“If I tell you I’m going to do something, I’m going to do it,” Florida governor Ron DeSantis told an overflow, standing-room only crowd of more than 600 Republican voters at a farmhouse in Gilbert, South Carolina on Friday afternoon.
He then proceeded to rattle off a litany of things he’d gotten done as governor of Florida – on the economy, on taxes, debt, education, immigration, abortion, Second Amendment rights and a broad swath of anti-“woke” flashpoints currently dominating America’s culture wars.
DeSantis also hailed his state’s refusal to bow to the “Faucian dystopia,” a reference to the repressive (and baseless) Covid-19 restrictions pushed by Anthony Fauci, the former director of the U.S. National Institute of Allergy and Infectious Diseases (NIAID).
“We chose facts over fear,” DeSantis said. “We chose freedom over Fauci-ism. We decided to chart our own course.”
No right-of-center GOP ideological erogenous zone was left unstimulated by DeSantis. Indeed, the 44-year-old Jacksonville native made it abundantly clear he plans to bring the same energy level to the Oval Office that he has brought to the governor’s mansion in Tallahassee over the past four-and-a-half years.
“I’m going to be an active executive,” DeSantis vowed.
Oozing swagger as he strode to the stage to the strains of Survivor’s ‘Eye of the Tiger,’ the 46th governor of the Sunshine State had crowds eating from the palm of his hand as he treated them to a veritable smorgasbord of conservative red meat – including references to bans on ballot harvesting, ESG investing, land purchases by Chinese nationals, critical race theory and biological males participating in female sports, to name just a few of his hot-button bullet points.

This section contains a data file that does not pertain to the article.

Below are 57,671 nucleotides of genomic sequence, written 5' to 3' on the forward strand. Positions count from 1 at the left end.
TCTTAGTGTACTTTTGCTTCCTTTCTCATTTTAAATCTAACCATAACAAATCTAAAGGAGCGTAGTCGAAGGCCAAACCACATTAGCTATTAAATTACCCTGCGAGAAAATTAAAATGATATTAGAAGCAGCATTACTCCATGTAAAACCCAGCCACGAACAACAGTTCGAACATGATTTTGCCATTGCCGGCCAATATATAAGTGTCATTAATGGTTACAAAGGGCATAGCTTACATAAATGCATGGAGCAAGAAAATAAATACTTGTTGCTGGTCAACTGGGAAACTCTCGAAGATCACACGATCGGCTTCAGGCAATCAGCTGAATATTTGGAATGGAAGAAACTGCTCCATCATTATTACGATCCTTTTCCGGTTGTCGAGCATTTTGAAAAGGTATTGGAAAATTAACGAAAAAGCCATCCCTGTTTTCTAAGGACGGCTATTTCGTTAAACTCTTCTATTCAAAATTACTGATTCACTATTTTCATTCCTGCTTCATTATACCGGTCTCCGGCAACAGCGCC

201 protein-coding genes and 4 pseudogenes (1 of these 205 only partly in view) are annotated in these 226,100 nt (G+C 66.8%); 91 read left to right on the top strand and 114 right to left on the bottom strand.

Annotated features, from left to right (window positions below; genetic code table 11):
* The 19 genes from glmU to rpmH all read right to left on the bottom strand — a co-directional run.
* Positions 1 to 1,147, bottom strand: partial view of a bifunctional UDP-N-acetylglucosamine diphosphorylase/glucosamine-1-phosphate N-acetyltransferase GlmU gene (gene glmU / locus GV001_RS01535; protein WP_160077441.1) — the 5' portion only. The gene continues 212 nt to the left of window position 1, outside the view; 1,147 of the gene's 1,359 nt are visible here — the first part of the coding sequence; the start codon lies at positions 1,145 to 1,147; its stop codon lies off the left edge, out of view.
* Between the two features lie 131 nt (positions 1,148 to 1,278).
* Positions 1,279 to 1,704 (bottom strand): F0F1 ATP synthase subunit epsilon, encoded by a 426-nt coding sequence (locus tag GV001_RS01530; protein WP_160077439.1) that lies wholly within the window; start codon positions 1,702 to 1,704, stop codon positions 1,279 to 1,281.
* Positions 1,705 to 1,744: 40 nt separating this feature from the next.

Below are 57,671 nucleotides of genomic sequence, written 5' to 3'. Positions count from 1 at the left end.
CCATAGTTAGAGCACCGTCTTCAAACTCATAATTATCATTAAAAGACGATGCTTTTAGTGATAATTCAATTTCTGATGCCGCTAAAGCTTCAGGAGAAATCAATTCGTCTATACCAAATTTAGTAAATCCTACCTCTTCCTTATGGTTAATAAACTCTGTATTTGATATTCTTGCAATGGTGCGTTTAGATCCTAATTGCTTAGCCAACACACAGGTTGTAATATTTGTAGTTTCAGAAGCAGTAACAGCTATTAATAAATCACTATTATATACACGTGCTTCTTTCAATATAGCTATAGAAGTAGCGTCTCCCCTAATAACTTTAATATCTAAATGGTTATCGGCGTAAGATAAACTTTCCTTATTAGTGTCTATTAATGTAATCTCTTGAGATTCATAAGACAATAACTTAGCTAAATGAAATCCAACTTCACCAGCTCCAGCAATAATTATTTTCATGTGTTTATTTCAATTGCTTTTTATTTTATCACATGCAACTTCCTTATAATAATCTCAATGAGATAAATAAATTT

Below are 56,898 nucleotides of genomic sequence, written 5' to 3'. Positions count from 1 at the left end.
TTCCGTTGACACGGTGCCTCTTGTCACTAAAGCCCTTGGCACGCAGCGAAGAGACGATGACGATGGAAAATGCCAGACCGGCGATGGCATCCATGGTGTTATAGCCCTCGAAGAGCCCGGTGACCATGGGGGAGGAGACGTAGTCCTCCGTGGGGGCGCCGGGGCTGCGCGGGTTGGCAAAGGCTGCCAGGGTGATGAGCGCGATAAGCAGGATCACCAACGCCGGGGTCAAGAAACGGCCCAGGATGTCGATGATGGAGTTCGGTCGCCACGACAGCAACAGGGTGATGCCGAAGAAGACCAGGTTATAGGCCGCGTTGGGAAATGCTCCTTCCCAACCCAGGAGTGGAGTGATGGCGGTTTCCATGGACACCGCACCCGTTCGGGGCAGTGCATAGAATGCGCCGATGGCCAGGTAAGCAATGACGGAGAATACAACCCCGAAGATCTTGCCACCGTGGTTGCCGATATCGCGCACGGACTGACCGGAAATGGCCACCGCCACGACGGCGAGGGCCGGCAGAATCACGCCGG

Unlike most politicians campaigning for higher office, though, DeSantis was able to pepper his remarks with references to legislation he signed into law in Florida in support of these policies – a key distinction (and a key component of his pitch to Palmetto State voters).
Decked out in a navy blue blazer, button-down blue shirt, dark blue jeans and cowboy boots, DeSantis threw some shade at South Carolina’s fiscally liberal GOP establishment – most of which has already endorsed the race’s runaway GOP frontrunner, former U.S. president Donald Trump.
“We have no state income tax,” DeSantis said. “Y’all should try it sometime.”
Touting Florida’s low debt ratio, DeSantis added “the federal government should try that sometime.”
On education, DeSantis hailed a universal choice bill he signed into law back in March – bragging on Florida as being “No. 1 for education, No. 1 for education freedom and No. 1 for parental involvement.”
DeSantis’ education views earned him an endorsement from Lowcountry school board member Rachel Wisnefski, one of the Palmetto State’s foremost advocates for academic freedom.
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“I’ve followed education reform in Florida for years,” Wisnefski said. “I admire governor DeSantis and his success in providing educational choice for all students. As a mom to three very different daughters, I know how important it is to meet kids where they are, challenge them to be the best they can be, and provide them with the supports necessary for success. This requires options for each family’s unique situation. Governor DeSantis has made that happen for families in Florida and raised academic achievement in K-12 education, the benefit of which will undoubtedly lead to brighter futures for many generations.”
DeSantis and his wife, Casey DeSantis, drew big crowds across the Palmetto State during his first “First in the South” swing as an announced presidential candidate. In addition to his big Midlands lunchtime crowd, more than 1,000 people came to hear DeSantis speak in Bluffton, S.C. on Friday morning while an estimated 1,500 people showed up to hear him in Greenville, S.C. on Friday evening.
“Really good day,” one DeSantis strategist told me, referring not only to the crowd sizes but also the energy of those who attended the events.
DeSantis did not mention Trump by name during his remarks – but some of his supporters did. Prior to the governor taking the stage in Gilbert, state representative Bill Hixon – a former Trump backer – said he was endorsing DeSantis this go-round because he had “lost my excitement” for the former president.